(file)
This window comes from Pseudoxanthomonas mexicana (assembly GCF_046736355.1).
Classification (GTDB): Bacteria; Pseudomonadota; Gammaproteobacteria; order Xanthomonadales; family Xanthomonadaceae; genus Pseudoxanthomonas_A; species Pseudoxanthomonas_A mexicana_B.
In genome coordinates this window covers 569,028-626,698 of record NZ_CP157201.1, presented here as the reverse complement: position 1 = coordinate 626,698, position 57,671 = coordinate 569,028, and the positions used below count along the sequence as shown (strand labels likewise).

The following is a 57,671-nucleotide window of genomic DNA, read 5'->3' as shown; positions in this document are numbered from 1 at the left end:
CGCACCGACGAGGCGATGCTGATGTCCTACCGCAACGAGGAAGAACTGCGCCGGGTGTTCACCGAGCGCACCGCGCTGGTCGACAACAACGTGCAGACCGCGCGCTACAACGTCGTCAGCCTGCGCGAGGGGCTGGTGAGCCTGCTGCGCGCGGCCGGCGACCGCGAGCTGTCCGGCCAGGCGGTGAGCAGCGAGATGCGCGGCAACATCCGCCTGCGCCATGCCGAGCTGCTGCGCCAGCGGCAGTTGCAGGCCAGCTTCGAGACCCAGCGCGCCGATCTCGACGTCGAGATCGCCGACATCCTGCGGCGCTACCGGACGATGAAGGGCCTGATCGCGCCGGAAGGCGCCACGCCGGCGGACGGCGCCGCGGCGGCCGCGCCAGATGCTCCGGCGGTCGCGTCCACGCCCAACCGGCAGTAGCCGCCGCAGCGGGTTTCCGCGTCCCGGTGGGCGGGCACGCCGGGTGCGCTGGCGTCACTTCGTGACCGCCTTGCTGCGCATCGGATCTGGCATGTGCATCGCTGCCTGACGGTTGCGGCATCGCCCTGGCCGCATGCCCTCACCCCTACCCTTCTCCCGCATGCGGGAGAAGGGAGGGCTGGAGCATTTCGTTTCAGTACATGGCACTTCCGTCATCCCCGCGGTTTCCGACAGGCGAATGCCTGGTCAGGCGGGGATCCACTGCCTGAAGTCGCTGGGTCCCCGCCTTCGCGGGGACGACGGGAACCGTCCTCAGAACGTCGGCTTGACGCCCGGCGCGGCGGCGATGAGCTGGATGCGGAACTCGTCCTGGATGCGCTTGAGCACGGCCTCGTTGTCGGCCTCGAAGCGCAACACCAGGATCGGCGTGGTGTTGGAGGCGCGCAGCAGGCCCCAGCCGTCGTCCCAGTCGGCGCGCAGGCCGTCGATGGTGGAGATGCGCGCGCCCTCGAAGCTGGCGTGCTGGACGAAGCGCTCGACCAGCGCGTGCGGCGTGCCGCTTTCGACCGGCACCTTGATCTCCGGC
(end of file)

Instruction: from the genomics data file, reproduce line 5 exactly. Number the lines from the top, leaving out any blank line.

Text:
CGCACCGACGAGGCGATGCTGATGTCCTACCGCAACGAGGAAGAACTGCGCCGGGTGTTCACCGAGCGCACCGCGCTGGTCGACAACAACGTGCAGACCGCGCGCTACAACGTCGTCAGCCTGCGCGAGGGGCTGGTGAGCCTGCTGCGCGCGGCCGGCGACCGCGAGCTGTCCGGCCAGGCGGTGAGCAGCGAGATGCGCGGCAACATCCGCCTGCGCCATGCCGAGCTGCTGCGCCAGCGGCAGTTGCAGGCCAGCTTCGAGACCCAGCGCGCCGATCTCGACGTCGAGATCGCCGACATCCTGCGGCGCTACCGGACGATGAAGGGCCTGATCGCGCCGGAAGGCGCCACGCCGGCGGACGGCGCCGCGGCGGCCGCGCCAGATGCTCCGGCGGTCGCGTCCACGCCCAACCGGCAGTAGCCGCCGCAGCGGGTTTCCGCGTCCCGGTGGGCGGGCACGCCGGGTGCGCTGGCGTCACTTCGTGACCGCCTTGCTGCGCATCGGATCTGGCATGTGCATCGCTGCCTGACGGTTGCGGCATCGCCCTGGCCGCATGCCCTCACCCCTACCCTTCTCCCGCATGCGGGAGAAGGGAGGGCTGGAGCATTTCGTTTCAGTACATGGCACTTCCGTCATCCCCGCGGTTTCCGACAGGCGAATGCCTGGTCAGGCGGGGATCCACTGCCTGAAGTCGCTGGGTCCCCGCCTTCGCGGGGACGACGGGAACCGTCCTCAGAACGTCGGCTTGACGCCCGGCGCGGCGGCGATGAGCTGGATGCGGAACTCGTCCTGGATGCGCTTGAGCACGGCCTCGTTGTCGGCCTCGAAGCGCAACACCAGGATCGGCGTGGTGTTGGAGGCGCGCAGCAGGCCCCAGCCGTCGTCCCAGTCGGCGCGCAGGCCGTCGATGGTGGAGATGCGCGCGCCCTCGAAGCTGGCGTGCTGGACGAAGCGCTCGACCAGCGCGTGCGGCGTGCCGCTTTCGACCGGCACCTTGATCTCCGGC